Plenty of time to prepare. If you see a flash, do not go to the window to see what it was! *that is how most of the people who were hurt in Russia were injured*.

The first one is estimated to be anywhere from 49 feet in diameter up to 108 feet in diameter. The second one from 65 feet up to 147 feet in diameter. The one in Russia was 65 feet in diameter.
edit on 1/17/2018 by MissSmartypants because: edit



posted on Jan, 17 2018 @ 07:35 PM
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a reply to: MissSmartypants

So not an ELE but could cause quite the destruction depending on where it hit?

Thanks for the news MissSmartyPants!



posted on Jan, 17 2018 @ 07:37 PM
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originally posted by: dragonridr
a reply to: MissSmartypants

Those readings are based off AU. An astronomical unit is the distance between the earth and the sun. Not the earth and the moon. Re do your calculations based off 93 million miles or 150 million kilometers. It will miss us with room to spare.


She needs better pants.



posted on Jan, 17 2018 @ 07:40 PM
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a reply to: MissSmartypants

2013 GM3 minimum is 0.01 LD. Nominal (most likely) is 1.02 LD.
So it's most likely to hit the moon or fly between the Earth and the moon.

2017 RH16 minimum is 0.01 LD. Nominal (most likely) is 8.03 LD.
So it's most likely to fly way past us.

99942 Apophis (2004 MN4) on 2029-Apr-13 OTOH.....:
99942 Apophis (2004 MN4) 2029-Apr-13 21:46 ± < 00:01 0.10 | 0.00025 0.10 | 0.00025 7.43 5.84 19.7 310 m - 680 m



posted on Jan, 17 2018 @ 07:44 PM
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a reply to: MissSmartypants

If you're right, we have 7 years to build two missiles that can be sent out to the asteroids and explode. There's no shortage of nuclear bombs in Earth's inventory.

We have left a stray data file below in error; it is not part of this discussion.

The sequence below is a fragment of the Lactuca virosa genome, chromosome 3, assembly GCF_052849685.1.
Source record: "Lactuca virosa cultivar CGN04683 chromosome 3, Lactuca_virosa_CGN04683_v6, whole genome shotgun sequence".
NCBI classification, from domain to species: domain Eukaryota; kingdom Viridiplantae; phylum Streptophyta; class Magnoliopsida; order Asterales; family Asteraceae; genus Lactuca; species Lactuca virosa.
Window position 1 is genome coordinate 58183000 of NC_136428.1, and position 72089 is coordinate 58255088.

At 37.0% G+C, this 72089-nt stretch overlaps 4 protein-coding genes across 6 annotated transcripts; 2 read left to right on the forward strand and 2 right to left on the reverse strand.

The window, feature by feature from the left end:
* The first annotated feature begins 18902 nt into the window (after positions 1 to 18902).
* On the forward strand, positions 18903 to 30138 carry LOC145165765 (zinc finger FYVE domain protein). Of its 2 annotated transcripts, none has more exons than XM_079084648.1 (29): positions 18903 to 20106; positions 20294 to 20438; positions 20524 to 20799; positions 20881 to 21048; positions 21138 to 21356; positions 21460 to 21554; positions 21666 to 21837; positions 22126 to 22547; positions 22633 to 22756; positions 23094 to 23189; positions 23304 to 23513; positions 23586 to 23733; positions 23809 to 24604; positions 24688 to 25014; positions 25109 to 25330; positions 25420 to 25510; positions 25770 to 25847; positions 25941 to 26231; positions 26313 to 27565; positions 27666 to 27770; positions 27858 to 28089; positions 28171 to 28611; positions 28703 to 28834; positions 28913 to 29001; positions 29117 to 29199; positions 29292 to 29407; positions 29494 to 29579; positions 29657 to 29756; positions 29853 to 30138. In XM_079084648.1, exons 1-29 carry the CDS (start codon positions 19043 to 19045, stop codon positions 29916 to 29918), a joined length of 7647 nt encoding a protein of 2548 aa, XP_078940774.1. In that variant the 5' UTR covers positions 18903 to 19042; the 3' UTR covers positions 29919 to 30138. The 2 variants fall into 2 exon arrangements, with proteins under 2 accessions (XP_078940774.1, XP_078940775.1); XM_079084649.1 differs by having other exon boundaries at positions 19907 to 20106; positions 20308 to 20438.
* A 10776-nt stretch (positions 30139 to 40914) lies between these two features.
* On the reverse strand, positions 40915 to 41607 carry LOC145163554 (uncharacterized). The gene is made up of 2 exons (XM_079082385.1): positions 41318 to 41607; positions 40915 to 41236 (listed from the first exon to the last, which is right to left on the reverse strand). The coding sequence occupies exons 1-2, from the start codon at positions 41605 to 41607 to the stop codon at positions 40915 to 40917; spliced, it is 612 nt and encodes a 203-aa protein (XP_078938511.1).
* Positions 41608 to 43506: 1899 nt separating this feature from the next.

Uh...might not work in space though. Do nuclear bombs need air for detonation?



posted on Jan, 17 2018 @ 07:49 PM
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a reply to: carewemust

Why? The Tunguska Event was caused by an object that was estimated to have been between 200 and 620 feet. These are a fraction of that size.



posted on Jan, 17 2018 @ 07:54 PM
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originally posted by: dragonridr
a reply to: MissSmartypants

Those readings are based off AU. An astronomical unit is the distance between the earth and the sun. Not the earth and the moon. Re do your calculations based off 93 million miles or 150 million kilometers. It will miss us with room to spare.

Did the math the moon is 0.002566882112227 AU from earth. So these won even get close.
Nope. Wrong. The minimum miss distance for the first one in AUs (Astronomical Units) is 3.53e-5 and for the second one it's 2.92e-5. The figures I listed before are indeed lunar distances. MissSmartypants wrong? Give me a break.



posted on Jan, 17 2018 @ 07:59 PM
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originally posted by: carewemust
a reply to: MissSmartypants

If you're right, we have 7 years to build two missiles that can be sent out to the asteroids and explode. There's no shortage of nuclear bombs in Earth's inventory.

Uh...might not work in space though. Do nuclear bombs need air for detonation?



No, nuclear warheads do not need air to detonate.

However, if your idea is to vaporize the asteroid with a nuke, remember that in the vacuum of space, heat cannot be effectively conducted and the overpressure that is the prime destructive force of a nuke, is the result of air pressure, which does not exist in space.

You might succeed in breaking up the asteroid with a nuke, but then you would have essentially the same mass as the asteroid, heading in the same general direction as the original asteroid, but now broken into somewhat smaller pieces striking a wider area of the Earth.

Rifle bullet, or shotgun blast, which would you prefer to be hit with?



posted on Jan, 17 2018 @ 07:59 PM
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originally posted by: watchitburn

originally posted by: dragonridr
a reply to: MissSmartypants

Those readings are based off AU. An astronomical unit is the distance between the earth and the sun. Not the earth and the moon. Re do your calculations based off 93 million miles or 150 million kilometers. It will miss us with room to spare.


She needs better pants.
That just shows what you know...I'm not wearing any pants.
And dragonridr was wrong and needs to buy a vowel.



posted on Jan, 17 2018 @ 08:15 PM
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Ready!